May 7, 1904

Pershing, John J..
Macomb, Montgomery
Evans, Robert K.
Edwards, Clarence R.
Parker, James.
Liggett, Hunter.
Scott, Hugh L.
Wisser, John P.
Davis, Thomas F.
Hoyle, Eli D..
Bailey, Charles J.
Bell, George, Jr..


Judge Advocate General.
Chief of Quartermaster Corps..
Surgeon General..
Chief of Engineers.

Chief of Ordnance.

Chief Signal Officer.

Chief of Coast Artillery.
Chief of Insular Bureau.

.Sept. 20, 1906 M.. Nov. 15, 1910

Jan. 30, 1911 . May 12, 1912 .Feb. 12, 1913 Feb. 12. 1913 Mch. 23, 1913 May 16, 1913 . May 16, 1913 Sept. 24, 1913 .Oct. 10, 1913 .July 17, 1914

.Aug. 27, 1914 Oct. 1. 1906 .. Feb. 15. 1911 ..Aug. 24, 1912 ..Jan. 16. 1914

Brig.-Gen. Henry P. McCain.
Brig.-Gen. E. A. Garlington.
. Brig.-Gen. Enoch H. Crowder.
Maj. - Gen. James B. Aleshire.
.Brig.-Gen. William C. Gorgas
Brig.-Gen. Dan. C. Kingman.......Oct. 12, 1913
. Brig. Gen. William Crozier......
Brig.-Geu. George P. Scriven.

. Brig.-Gen. Erasmus M. Weaver.

. Brig.-Gen. Frank McIntyre..

President Army War College... Gen. M. M. Macomb.
Supt. Military Academy.
Philippines Division...

.Col. C. I. Townsley, C. A. C.
Maj. Gen. Thomas H. Barry.

Nov. 22, 1901

. Feb. 14, 1913 .Mch. 15, 1911 Aug. 24, 1912 .April 13, 1914 Aug. 31, 1912 ..April 16, 1914

NOTE. All general officers are appointed from the army by selection, there being 6 majors general and 15 brigadiers general, fixed by law. The dates opposite the names indicate the date of appointment to the office indicated above the list of General Field Officers and the date of seniority of grade of all under that classi fication. Following will be retired for age-64 years during current year: Maj.Gen. William H. Carter, November 19: Maj.-Gen. Arthur Murray, April 29, 1915; Brig.-Gen. Eli D. Hoyle, January 19, 1915.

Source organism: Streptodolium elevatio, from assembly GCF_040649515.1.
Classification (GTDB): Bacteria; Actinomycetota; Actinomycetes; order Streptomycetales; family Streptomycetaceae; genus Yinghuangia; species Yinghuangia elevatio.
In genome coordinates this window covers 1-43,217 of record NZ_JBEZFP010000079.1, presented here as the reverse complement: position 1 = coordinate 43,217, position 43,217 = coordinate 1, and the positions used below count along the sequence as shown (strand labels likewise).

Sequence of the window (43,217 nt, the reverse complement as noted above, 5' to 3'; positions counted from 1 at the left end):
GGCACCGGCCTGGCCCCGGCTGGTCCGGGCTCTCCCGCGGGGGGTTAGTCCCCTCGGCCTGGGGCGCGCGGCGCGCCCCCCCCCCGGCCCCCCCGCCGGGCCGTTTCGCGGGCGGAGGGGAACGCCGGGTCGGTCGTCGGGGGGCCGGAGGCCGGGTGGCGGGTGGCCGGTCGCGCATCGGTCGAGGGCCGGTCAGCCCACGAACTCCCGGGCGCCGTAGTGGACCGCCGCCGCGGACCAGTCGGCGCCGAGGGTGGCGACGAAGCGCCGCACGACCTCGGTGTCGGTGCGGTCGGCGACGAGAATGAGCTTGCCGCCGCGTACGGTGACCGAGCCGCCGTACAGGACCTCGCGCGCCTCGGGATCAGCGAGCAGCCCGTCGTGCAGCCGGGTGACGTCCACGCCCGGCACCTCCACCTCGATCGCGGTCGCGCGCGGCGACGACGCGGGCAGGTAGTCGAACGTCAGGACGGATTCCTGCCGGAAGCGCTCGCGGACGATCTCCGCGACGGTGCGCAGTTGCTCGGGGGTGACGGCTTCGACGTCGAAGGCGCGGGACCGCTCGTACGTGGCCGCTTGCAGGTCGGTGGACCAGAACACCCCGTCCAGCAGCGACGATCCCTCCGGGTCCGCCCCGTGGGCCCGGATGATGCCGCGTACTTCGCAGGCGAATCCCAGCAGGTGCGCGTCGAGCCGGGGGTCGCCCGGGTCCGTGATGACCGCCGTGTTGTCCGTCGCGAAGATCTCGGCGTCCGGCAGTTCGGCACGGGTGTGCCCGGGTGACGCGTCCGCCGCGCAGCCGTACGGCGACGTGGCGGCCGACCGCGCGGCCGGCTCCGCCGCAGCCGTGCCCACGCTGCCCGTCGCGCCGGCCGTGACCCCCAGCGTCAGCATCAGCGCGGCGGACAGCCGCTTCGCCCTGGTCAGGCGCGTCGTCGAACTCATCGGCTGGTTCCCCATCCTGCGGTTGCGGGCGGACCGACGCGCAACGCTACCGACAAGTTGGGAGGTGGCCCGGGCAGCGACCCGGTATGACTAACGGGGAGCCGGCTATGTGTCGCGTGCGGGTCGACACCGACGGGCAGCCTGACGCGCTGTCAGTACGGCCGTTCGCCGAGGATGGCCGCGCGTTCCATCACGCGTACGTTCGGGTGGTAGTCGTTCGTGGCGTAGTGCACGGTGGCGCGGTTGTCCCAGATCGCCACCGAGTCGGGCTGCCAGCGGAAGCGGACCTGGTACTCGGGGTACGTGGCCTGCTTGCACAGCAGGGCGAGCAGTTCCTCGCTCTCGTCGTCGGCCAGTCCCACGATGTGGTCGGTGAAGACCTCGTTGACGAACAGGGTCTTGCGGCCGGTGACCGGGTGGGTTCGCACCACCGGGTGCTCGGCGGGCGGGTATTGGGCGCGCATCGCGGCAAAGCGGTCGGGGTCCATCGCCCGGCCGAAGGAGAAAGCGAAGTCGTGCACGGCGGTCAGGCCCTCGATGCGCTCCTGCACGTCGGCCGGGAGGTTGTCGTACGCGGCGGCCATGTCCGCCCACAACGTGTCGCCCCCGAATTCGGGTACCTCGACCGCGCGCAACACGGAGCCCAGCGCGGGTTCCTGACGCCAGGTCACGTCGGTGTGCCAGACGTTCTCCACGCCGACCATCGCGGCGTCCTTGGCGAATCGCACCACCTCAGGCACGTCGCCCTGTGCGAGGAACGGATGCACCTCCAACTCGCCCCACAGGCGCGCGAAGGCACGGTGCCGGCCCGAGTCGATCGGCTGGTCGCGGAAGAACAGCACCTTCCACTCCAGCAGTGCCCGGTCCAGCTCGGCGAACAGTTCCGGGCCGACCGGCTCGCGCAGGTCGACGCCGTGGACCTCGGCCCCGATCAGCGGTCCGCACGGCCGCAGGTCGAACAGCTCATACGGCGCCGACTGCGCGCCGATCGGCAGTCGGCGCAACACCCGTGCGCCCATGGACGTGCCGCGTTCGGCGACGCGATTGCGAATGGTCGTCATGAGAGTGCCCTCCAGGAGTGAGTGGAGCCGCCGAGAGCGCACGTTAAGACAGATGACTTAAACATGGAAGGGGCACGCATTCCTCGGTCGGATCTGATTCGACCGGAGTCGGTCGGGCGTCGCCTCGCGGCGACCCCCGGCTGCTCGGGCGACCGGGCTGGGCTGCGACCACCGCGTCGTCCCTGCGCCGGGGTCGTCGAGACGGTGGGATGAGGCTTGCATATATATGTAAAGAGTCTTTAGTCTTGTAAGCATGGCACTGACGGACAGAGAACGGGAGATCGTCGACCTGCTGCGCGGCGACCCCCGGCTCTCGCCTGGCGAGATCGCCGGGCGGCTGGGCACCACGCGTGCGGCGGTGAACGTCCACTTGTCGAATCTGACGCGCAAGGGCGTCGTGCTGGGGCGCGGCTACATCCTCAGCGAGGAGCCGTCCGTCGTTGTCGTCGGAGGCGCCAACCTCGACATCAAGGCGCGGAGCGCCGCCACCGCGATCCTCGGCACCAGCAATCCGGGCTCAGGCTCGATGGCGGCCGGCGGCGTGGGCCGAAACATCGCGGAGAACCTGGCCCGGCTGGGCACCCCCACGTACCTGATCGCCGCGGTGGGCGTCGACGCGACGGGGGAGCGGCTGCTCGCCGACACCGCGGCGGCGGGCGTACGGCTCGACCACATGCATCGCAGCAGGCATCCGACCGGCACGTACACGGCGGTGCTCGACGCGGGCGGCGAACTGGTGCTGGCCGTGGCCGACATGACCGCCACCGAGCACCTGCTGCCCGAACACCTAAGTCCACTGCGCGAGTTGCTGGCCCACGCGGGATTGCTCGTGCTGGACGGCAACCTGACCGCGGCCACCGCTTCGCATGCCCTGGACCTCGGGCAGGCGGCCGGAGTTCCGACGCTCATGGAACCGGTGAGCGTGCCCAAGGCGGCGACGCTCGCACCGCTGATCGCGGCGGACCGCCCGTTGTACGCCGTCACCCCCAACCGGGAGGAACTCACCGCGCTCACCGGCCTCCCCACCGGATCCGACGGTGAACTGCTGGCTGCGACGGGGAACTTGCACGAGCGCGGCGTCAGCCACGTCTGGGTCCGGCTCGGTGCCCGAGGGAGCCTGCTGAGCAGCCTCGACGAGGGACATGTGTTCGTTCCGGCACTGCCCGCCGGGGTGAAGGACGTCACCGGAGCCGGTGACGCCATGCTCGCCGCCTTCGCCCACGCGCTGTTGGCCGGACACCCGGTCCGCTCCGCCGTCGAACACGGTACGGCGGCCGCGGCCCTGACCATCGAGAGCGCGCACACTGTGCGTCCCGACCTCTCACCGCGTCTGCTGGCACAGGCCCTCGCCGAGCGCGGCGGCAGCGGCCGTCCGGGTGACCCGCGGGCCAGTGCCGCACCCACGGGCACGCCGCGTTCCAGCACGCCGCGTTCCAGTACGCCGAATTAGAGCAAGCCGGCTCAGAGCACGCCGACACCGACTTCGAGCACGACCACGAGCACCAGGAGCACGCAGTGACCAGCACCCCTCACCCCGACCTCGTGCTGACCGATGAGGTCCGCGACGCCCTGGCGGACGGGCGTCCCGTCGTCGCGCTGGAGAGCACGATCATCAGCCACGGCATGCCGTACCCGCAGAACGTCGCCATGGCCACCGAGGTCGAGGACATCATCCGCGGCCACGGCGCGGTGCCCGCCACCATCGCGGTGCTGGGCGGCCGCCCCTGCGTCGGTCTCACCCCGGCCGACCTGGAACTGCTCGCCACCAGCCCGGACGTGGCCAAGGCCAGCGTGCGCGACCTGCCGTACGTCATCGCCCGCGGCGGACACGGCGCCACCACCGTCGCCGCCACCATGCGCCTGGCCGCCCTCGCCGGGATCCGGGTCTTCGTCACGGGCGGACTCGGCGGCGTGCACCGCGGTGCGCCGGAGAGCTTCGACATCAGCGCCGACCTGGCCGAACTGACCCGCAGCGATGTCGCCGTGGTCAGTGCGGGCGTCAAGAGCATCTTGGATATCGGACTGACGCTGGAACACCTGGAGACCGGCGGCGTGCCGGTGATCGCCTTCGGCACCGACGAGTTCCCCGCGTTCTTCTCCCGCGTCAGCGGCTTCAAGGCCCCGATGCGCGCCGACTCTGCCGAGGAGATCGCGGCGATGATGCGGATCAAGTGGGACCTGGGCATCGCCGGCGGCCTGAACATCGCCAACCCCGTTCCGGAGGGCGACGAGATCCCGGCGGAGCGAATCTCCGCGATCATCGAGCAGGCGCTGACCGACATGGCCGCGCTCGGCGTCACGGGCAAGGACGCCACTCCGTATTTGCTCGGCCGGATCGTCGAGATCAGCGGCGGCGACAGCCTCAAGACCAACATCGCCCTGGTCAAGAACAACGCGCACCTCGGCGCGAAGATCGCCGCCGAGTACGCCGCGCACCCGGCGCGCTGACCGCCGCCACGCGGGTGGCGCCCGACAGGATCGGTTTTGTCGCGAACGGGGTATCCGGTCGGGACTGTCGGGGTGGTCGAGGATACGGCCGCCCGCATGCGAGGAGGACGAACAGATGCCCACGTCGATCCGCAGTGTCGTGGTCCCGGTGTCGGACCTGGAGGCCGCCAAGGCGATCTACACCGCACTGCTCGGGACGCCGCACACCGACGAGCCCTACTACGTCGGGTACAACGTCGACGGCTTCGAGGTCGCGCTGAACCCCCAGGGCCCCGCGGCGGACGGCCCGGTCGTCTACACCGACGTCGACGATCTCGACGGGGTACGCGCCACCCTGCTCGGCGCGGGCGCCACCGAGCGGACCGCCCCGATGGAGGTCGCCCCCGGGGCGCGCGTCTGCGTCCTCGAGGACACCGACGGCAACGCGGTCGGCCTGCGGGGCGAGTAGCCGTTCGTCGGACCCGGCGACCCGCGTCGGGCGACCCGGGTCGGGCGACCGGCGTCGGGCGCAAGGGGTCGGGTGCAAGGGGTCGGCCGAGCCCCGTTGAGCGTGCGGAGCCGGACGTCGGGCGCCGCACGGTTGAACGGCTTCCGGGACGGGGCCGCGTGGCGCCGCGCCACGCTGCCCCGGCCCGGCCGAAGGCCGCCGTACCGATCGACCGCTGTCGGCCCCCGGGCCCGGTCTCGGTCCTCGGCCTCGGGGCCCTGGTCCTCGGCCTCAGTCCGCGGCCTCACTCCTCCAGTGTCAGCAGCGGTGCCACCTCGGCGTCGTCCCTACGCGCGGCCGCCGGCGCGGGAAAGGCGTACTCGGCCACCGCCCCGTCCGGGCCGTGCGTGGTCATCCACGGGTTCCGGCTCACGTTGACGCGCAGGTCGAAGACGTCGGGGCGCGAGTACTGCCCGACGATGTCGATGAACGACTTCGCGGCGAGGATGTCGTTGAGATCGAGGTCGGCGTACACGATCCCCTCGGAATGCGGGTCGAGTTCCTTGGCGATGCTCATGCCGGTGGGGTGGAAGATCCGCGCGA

Number of enlisted men, 85.965; number of officers, 4.764.


Appointments to West Point Military Academy.

Each Congressional District and Territory, the District of Columbia, and also Porto Rico, is entitled to have one cadet at West Point. Each State is also entitled to have two cadets at the Academy from the State at large, and 40 are also allowed from the United States at large. The appointments (except those from the United States at large, the District of Columbia and from Porto Rico) are made by the Secretary of War at the request of the Senator, Representative or Delegate in Congress, and the person appointed must be an actual resident of the State, District or Territory from which the appointment is made. The appointments from the United States at large and from the District of Columbia are conferred by the President. The appointment of the cadet from Porto Rico is made by the President on the recommendation of the resident Commissioner.

Accepted candidates, if between 17 and 18 years of age, should not fall below five feet four inches in height; if 18 or over, not below five feet five inches in height. The age of admission is between 17 and 22 years.

A cadet's pay is $500 per year and one ration or 30 cents per day; tota! $609.50, to commence with admission to the Acade ny. A deposit of $100 is made at entiance to cover cost of outfit.